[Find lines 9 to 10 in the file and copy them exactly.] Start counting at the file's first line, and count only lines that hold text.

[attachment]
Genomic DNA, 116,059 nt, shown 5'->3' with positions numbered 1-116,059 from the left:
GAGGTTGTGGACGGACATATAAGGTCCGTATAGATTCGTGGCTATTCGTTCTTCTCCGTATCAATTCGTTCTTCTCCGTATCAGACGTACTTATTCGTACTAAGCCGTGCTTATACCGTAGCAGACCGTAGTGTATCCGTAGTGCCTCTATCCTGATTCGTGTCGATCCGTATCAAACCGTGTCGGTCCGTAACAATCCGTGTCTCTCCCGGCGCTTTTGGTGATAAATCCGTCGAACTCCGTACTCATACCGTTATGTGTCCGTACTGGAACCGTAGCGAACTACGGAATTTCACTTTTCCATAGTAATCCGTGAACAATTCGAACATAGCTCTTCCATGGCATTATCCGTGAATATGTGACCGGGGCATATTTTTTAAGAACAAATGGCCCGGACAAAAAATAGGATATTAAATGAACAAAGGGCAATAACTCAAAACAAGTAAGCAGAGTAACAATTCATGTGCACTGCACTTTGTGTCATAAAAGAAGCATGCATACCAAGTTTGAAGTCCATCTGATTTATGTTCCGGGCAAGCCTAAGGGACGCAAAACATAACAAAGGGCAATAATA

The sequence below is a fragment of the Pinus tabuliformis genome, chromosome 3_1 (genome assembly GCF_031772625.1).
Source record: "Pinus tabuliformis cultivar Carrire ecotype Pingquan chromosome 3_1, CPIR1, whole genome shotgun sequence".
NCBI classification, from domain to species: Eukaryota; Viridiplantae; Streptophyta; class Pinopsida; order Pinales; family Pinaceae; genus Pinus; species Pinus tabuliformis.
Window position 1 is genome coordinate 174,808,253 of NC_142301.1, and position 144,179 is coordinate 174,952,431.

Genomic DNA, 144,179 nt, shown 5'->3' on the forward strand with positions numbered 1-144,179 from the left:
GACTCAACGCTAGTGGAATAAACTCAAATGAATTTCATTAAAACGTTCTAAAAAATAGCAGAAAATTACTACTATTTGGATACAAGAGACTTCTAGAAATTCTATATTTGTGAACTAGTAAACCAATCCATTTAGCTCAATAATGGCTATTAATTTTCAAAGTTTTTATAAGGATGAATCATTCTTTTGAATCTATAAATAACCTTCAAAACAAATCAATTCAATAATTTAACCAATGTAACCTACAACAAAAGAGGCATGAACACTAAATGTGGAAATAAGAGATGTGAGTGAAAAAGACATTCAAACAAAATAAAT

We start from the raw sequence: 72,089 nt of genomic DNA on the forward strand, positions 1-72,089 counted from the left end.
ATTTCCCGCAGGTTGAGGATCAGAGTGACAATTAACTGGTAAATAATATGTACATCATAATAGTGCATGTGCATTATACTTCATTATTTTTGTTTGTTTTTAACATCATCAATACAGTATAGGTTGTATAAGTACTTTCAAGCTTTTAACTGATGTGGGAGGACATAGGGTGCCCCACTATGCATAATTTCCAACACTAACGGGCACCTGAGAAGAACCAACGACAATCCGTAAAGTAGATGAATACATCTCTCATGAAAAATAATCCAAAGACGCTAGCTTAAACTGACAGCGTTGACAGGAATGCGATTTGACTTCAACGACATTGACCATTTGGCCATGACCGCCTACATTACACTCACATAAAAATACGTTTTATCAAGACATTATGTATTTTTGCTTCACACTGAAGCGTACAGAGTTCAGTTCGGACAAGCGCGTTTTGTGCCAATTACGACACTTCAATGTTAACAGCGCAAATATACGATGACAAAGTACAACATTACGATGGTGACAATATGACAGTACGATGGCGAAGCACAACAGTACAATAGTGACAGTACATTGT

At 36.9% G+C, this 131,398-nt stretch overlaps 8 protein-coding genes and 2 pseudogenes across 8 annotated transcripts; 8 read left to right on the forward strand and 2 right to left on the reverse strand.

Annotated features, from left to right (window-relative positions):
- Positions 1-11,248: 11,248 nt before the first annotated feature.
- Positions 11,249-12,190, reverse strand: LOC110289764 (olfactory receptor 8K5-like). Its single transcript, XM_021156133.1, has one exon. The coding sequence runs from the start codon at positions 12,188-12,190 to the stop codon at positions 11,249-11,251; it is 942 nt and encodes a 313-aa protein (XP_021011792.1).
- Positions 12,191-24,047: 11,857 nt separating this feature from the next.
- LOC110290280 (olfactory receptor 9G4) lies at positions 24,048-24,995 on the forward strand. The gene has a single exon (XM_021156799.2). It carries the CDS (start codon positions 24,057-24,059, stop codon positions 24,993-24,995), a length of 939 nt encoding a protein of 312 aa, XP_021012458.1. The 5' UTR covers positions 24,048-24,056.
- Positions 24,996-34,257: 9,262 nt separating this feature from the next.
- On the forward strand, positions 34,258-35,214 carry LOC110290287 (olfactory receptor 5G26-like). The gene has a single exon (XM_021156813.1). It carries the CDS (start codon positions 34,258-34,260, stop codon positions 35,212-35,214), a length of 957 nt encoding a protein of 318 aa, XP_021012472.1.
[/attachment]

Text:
We start from the raw sequence: 72,089 nt of genomic DNA on the forward strand, positions 1-72,089 counted from the left end.
ATTTCCCGCAGGTTGAGGATCAGAGTGACAATTAACTGGTAAATAATATGTACATCATAATAGTGCATGTGCATTATACTTCATTATTTTTGTTTGTTTTTAACATCATCAATACAGTATAGGTTGTATAAGTACTTTCAAGCTTTTAACTGATGTGGGAGGACATAGGGTGCCCCACTATGCATAATTTCCAACACTAACGGGCACCTGAGAAGAACCAACGACAATCCGTAAAGTAGATGAATACATCTCTCATGAAAAATAATCCAAAGACGCTAGCTTAAACTGACAGCGTTGACAGGAATGCGATTTGACTTCAACGACATTGACCATTTGGCCATGACCGCCTACATTACACTCACATAAAAATACGTTTTATCAAGACATTATGTATTTTTGCTTCACACTGAAGCGTACAGAGTTCAGTTCGGACAAGCGCGTTTTGTGCCAATTACGACACTTCAATGTTAACAGCGCAAATATACGATGACAAAGTACAACATTACGATGGTGACAATATGACAGTACGATGGCGAAGCACAACAGTACAATAGTGACAGTACATTGT